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On Jewish jokes and Jewish humour

Woody Allen in Everything You Wanted to Know About Sex But Were Too Afriad to Ask

(Photo: Rex Features)

The week’s best arts and culture reads – including kosher comedy, a critic who has given up on bad reviews and an essay on male arrogance in the modern novel.

The Notebooks of Leopardi
John Gray | New Statesman | 26 September 2013
Review of the first full English translation of Zibaldone, a journal kept by 19th Century Italian poet Giacomo Leopardi. “With its publication, Leopardi will be ranked among the supreme interrogators of the modern condition. The notebook has something in common with Pascal’s Pensées and Kierkegaard’s diaries but the voice – refined, detached and betraying a reticent intellectual passion – is Leopardi’s alone”.

Burying the hatchet
Lee Siegel | New Yorker | 26 September 2013
Critic resolves to give up writing negative reviews. “In my present way of thinking, mortality seems a greater enemy than mediocrity. You can ignore mediocrity. But attention must be paid to the countless ways people cope with their mortality. In the face of experiences before which even the most poetic words fail and fall mute, writing even an inferior book might well be a superior way of living.”

Ruth Wisse on Jewish humour
Anthony Gottlieb | Five Books | 26 September 2013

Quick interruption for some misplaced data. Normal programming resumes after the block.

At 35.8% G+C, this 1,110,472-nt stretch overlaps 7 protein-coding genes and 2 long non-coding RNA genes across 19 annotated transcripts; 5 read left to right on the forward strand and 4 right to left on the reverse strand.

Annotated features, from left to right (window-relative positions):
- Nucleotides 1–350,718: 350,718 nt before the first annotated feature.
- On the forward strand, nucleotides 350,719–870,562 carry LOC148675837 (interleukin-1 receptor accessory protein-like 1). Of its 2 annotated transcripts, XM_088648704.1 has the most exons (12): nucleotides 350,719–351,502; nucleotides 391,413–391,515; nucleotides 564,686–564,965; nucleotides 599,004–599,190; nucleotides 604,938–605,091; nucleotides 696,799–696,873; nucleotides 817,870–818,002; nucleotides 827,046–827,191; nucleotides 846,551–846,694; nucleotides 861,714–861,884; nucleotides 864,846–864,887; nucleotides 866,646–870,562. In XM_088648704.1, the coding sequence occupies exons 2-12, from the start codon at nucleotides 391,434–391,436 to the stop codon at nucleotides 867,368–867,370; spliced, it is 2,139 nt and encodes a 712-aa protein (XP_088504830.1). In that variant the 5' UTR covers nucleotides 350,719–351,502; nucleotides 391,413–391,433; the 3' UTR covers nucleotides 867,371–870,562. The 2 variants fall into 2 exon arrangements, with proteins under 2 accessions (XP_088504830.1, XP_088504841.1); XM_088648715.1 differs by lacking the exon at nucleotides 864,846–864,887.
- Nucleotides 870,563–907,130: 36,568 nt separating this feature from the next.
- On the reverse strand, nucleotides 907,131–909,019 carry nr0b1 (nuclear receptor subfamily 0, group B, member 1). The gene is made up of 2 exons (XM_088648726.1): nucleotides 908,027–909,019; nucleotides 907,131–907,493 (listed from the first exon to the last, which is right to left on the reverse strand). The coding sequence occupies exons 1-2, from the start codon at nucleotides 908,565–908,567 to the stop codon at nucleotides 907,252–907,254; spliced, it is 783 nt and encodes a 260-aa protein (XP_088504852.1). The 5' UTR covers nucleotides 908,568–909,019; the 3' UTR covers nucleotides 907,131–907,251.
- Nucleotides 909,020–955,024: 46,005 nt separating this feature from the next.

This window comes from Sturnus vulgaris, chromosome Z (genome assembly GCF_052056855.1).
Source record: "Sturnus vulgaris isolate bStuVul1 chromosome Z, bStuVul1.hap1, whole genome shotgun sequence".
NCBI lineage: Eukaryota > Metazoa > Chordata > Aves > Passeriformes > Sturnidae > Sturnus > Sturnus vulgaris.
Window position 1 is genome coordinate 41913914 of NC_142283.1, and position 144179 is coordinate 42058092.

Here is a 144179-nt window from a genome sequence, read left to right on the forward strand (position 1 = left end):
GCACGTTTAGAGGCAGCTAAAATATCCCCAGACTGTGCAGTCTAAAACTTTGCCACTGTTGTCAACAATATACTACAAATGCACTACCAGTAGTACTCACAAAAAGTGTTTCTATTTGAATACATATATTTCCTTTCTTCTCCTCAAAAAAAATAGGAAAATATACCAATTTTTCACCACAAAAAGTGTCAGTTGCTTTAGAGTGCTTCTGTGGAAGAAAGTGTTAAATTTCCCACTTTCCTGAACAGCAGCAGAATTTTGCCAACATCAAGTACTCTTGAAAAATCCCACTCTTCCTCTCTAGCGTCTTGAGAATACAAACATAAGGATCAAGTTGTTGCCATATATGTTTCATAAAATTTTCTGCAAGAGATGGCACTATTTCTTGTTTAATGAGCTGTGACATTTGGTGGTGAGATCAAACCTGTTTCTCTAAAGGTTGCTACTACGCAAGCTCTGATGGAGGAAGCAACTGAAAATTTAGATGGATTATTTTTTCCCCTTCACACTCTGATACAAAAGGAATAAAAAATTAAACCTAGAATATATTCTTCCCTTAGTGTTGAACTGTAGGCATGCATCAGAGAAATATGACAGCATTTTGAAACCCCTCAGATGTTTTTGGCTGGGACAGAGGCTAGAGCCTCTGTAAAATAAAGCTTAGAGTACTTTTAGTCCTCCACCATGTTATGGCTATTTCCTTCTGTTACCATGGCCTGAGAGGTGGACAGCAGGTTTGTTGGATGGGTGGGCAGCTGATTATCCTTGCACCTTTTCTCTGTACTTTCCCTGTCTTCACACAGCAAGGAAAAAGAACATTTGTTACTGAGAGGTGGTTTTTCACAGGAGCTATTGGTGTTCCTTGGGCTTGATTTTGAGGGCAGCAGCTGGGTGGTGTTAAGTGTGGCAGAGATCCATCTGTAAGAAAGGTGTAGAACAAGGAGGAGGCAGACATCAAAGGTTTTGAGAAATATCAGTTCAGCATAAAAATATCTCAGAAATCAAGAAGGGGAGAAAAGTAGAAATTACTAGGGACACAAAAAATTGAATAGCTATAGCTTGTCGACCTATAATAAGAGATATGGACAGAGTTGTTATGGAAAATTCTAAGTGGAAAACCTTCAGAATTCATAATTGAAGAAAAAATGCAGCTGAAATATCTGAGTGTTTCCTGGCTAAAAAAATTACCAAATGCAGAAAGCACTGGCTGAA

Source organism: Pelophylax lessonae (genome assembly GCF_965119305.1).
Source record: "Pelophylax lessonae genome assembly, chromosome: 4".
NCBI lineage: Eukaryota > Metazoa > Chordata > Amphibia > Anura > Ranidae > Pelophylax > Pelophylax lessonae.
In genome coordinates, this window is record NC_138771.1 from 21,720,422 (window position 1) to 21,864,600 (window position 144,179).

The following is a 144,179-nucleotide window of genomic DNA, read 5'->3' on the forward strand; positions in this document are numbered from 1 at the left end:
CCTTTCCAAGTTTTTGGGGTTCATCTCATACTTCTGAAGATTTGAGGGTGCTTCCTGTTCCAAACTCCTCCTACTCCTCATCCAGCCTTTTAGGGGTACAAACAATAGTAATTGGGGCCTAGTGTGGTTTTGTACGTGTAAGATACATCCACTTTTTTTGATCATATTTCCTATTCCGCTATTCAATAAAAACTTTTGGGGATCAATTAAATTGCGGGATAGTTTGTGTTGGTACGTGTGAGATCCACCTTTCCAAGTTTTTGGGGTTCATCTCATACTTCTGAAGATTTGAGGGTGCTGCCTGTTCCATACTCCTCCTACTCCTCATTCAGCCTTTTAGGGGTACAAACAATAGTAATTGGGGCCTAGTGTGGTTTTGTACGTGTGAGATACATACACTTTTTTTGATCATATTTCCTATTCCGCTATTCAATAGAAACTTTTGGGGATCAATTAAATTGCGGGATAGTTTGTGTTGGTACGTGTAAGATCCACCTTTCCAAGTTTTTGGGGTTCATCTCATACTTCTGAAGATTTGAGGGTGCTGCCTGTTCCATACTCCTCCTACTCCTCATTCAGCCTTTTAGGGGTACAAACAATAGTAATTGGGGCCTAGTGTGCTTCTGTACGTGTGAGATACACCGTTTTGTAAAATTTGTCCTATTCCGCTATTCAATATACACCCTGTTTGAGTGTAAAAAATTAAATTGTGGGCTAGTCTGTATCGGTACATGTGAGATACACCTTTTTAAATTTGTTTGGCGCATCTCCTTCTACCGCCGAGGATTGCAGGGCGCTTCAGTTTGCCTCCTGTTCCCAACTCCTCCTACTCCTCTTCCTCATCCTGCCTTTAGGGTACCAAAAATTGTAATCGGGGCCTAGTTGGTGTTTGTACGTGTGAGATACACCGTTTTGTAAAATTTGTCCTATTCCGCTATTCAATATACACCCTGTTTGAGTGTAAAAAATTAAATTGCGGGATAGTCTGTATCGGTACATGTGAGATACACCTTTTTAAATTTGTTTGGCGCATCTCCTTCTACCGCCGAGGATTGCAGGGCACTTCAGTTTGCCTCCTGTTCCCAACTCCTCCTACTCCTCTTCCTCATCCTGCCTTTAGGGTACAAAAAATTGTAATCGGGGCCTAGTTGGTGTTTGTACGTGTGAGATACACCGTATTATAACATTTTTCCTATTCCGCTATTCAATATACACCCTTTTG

Interview. “Freud shows you that humour is also a way of telling the truth which would otherwise be impossible. What he’s really saying is that the more civilized we become, and the more highly educated we become, the more we have to repress those things which would give children pleasure, that would give us delight ordinarily. And joking becomes a legitimate way of letting the truth out”.

Postscript: Marcel Reich-Ranicki
Sally McGrane | New Yorker | 24 September 2013
Obituary of Germany’s most influential literary critic. A Polish-born Jew, he survived the Warsaw ghetto. After the war he was imprisoned by the Polish communists and fled to Germany. His reviews “would help make writers including Günter Grass and Martin Walser household names”. His falling-outs were the stuff of literary legend. Walser made him the anti-hero of a novel, Death Of A Critic.

Lady with a dog, transposed from Yalta to the internet
KA Semënova | McSweeney's | 24 September 2013
“A new person had appeared on his Who to Follow list: a lady with a little dog. Dmitri Dmitritch Gurov, who had by then been a fortnight on Twitter, and so was fairly at home there, had begun to take an interest in new arrivals. Sitting in a Starbucks, surfing, he saw, on her profile page, a fair-haired young lady of medium height, wearing a beret; a white Pomeranian dog was running behind her.”

How to tell if you are in a Haruki Murakami novel
Alice Lee | The Toast | 24 September 2013
“An elephant mysteriously vanishes. A giant frog is waiting in your apartment. Your cat mysteriously vanishes. Two moons hang in the sky. Your wife mysteriously vanishes. A strange man comes to you and asks you to find a sheep, or a woman calls and asks for ten minutes of your time. If any of these things sound familiar, you might want to get a new collar for your cat. Note: This applies to men only.”

It may interest you to know
Belle Waring | Crooked Timber | 23 September 2013
On male arrogance and the modern novel. “I judge novels that were written during a time when men perfectly well could have known that the women they spoke to were intelligent human beings, in which the authors nonetheless fail in varied awful incredible ways to represent the 51% of humanity involved, to have failed qua novels. It is actually somewhat embarrassing for everyone”.

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